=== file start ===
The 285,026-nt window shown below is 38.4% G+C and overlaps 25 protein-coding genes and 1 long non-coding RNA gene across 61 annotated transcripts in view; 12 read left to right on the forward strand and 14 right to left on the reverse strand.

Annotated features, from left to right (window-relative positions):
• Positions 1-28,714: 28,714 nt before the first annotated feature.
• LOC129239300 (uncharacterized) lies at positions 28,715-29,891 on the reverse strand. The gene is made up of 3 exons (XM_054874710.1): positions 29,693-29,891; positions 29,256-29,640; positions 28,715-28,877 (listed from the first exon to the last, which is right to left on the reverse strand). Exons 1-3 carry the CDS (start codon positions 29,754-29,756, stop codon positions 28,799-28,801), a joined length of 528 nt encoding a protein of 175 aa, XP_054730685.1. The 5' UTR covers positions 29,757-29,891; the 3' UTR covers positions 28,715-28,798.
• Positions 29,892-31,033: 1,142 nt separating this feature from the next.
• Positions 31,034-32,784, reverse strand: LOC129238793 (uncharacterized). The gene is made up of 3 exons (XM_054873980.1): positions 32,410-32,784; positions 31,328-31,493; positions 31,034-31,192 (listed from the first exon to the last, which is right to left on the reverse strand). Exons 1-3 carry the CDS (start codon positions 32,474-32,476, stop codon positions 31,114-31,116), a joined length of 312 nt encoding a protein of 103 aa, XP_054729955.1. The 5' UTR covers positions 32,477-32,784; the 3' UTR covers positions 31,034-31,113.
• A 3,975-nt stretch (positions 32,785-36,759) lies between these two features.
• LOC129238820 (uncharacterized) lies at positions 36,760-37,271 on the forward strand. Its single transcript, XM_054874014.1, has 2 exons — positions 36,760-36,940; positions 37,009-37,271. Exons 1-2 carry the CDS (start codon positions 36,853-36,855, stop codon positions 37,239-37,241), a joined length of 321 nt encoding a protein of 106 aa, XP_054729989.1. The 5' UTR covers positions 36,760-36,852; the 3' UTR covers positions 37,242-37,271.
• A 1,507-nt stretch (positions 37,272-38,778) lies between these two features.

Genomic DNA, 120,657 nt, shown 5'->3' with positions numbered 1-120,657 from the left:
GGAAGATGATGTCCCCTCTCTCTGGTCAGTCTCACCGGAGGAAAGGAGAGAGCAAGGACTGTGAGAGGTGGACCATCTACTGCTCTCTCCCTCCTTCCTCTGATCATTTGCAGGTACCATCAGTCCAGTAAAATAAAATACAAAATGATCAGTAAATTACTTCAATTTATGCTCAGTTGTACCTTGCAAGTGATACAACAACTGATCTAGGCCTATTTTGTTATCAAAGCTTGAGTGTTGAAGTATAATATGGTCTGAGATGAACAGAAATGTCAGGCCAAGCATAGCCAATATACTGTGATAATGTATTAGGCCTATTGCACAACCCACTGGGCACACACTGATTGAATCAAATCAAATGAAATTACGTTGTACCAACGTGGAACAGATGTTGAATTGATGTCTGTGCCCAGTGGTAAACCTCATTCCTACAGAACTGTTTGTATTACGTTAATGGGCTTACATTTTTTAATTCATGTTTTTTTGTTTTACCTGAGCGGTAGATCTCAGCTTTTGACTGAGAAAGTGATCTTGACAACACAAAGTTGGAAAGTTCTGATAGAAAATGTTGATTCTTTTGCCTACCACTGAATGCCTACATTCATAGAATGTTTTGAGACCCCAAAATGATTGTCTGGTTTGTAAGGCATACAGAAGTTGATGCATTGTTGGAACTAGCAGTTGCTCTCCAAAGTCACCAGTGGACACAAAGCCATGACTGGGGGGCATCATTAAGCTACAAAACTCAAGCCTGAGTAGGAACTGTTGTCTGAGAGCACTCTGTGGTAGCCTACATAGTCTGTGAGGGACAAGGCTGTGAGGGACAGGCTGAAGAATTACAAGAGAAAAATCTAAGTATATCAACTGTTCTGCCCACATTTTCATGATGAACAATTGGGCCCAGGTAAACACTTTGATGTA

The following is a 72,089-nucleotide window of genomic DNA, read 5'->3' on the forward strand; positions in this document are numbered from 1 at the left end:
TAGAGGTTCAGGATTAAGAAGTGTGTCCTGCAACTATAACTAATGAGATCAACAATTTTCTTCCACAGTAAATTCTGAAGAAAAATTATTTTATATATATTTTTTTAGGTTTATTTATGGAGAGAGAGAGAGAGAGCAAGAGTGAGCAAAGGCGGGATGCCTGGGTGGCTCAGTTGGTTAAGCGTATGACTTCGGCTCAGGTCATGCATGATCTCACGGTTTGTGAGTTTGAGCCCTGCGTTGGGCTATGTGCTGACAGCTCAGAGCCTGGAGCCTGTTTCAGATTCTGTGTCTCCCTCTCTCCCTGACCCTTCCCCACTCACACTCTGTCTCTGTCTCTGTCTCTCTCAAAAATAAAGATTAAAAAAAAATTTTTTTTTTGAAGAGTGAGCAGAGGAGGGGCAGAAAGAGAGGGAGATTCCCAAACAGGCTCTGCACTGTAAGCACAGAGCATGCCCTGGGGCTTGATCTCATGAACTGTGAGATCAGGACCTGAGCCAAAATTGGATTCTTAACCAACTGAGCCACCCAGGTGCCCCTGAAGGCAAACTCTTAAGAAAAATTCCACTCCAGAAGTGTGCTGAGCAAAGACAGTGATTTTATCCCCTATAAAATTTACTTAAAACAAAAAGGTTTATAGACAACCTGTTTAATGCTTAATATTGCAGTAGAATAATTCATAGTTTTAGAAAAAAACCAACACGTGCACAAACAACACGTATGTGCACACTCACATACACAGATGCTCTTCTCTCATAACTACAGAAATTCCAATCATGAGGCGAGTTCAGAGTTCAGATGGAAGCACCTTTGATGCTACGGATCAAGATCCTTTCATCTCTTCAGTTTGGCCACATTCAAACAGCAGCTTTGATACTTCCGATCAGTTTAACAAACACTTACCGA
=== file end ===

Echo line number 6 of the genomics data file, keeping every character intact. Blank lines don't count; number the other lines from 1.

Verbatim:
• Positions 31,034-32,784, reverse strand: LOC129238793 (uncharacterized). The gene is made up of 3 exons (XM_054873980.1): positions 32,410-32,784; positions 31,328-31,493; positions 31,034-31,192 (listed from the first exon to the last, which is right to left on the reverse strand). Exons 1-3 carry the CDS (start codon positions 32,474-32,476, stop codon positions 31,114-31,116), a joined length of 312 nt encoding a protein of 103 aa, XP_054729955.1. The 5' UTR covers positions 32,477-32,784; the 3' UTR covers positions 31,034-31,113.